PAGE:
Hackers spread malware via YouTube channels to promote cheating in games

hot potatoes: Players looking to download cheats and crackers should beware of the links in the descriptions of YouTube videos. Hackers may have compromised channels hosting videos, turning them into vectors to spread malware that can steal login credentials.

New report from Kaspersky Describe A malware campaign targeting gamers via YouTube. Malware can steal different types of credentials from the victim’s system, and then use them to trick more users. In March 2020, Kaspersky discovered a Trojan that collects multiple malware that hackers use to spread via spam emails or third-party downloaders.

Once activated, the payload also known as RedLine can steal data from Chrome, Firefox and Chromium browsers, including autofill information, usernames, passwords, cookies, and banking credentials. It can also steal information from crypto wallets, instant messengers, FTP, SSH, and VPN clients. Furthermore, malware can open links in the system default browser to download and open programs.

From there, malware can spread using a more detailed scheme. It downloads videos to the victim’s device to advertise cheats and cracks for many popular PC games, and then uploads them to the victim’s YouTube channel. The descriptions of the uploaded videos contain links that purport to lead to the advertised hacks, but instead lead to a Trojan that uploaded the videos.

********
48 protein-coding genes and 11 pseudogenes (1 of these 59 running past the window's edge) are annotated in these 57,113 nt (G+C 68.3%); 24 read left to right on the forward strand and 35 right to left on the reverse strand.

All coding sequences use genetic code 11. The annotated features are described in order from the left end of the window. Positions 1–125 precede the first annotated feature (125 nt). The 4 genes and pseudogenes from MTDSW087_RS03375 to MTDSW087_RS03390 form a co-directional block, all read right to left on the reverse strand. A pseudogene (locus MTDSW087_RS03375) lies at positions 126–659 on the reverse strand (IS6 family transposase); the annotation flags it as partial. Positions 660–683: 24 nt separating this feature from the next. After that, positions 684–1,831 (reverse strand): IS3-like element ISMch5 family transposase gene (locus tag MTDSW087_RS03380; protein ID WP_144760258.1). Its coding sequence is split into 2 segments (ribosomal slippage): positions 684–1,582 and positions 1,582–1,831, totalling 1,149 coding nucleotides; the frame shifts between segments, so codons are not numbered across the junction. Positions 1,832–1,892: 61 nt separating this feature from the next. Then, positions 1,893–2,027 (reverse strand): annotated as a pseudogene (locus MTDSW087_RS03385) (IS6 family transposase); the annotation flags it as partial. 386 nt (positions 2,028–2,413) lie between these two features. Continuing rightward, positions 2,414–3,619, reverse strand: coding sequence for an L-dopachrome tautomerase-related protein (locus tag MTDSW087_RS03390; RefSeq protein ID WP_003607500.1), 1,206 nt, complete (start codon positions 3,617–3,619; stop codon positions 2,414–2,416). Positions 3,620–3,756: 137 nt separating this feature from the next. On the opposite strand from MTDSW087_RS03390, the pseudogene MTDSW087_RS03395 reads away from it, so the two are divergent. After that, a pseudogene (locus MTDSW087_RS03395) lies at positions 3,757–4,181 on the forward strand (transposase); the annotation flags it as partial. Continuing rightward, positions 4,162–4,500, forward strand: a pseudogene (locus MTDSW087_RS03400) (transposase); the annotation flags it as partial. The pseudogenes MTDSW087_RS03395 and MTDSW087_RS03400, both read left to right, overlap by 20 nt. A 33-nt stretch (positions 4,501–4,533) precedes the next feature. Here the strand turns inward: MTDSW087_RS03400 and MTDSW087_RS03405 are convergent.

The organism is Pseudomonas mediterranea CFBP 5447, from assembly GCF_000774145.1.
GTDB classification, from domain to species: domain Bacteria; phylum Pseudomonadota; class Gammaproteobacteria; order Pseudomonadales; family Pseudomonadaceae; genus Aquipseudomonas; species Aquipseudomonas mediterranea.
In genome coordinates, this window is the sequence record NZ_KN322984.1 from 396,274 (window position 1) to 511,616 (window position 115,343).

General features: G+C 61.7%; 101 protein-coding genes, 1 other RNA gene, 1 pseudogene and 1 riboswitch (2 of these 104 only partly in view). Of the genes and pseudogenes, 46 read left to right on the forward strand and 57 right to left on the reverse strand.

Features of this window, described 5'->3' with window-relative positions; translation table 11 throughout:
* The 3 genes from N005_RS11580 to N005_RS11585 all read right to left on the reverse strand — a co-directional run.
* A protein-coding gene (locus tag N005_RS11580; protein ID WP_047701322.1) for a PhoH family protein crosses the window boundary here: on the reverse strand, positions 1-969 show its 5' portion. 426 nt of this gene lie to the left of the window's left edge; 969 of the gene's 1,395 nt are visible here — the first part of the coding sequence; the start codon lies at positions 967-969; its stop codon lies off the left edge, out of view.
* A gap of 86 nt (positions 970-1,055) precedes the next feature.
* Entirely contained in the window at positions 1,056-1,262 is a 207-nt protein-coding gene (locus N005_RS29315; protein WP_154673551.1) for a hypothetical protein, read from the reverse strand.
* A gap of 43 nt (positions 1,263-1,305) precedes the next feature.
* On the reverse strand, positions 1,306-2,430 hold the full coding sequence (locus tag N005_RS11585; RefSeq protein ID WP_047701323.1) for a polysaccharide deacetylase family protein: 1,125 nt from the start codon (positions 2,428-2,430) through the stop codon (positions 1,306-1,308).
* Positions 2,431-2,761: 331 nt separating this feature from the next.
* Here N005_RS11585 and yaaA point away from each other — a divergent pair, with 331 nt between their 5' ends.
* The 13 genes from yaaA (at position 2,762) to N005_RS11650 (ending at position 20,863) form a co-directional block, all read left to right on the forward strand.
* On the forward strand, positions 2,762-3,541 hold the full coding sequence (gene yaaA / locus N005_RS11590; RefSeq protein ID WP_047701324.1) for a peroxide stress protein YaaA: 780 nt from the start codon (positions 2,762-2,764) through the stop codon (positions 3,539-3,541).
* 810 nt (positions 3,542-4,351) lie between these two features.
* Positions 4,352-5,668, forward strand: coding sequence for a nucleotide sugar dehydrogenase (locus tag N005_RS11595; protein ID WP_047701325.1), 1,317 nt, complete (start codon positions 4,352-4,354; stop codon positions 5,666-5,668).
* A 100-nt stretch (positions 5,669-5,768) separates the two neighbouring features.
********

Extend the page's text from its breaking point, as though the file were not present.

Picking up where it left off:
The videos refer to games including Final Fantasy XIV, Forza, Lego Star Wars, Rust, Spider-Man, Stray, VRChat, DayZ, F1 22, Farming Simulator and more.

YouTube has already shut down the hacked channels, but users should watch out for suspicious links on the site in case this method of posting becomes more popular in the future.

The payload also contains encryption mining software. Gamers are more likely to have powerful GPUs installed that can mine cryptocurrencies. Fortunately, after this year’s encryption Collide and Ethereum’sto mergeIt is unlikely that hackers will continue to look for my graphics cards as they become less profitable, so perhaps this becomes a less worrisome security threat.

Users who are looking to actively defend against this malware, or who think they may already be targeted, should know that RedLine trojan contains files named as follows: Makisekurisu.exe, cool.exe, AutoRun.exe, download.exe , and download. exe. Autorun copies itself to the %APPDATA%\Microsoft\Windows\Start Menu\Programs\Startup directory, causing it to run every time Windows starts.

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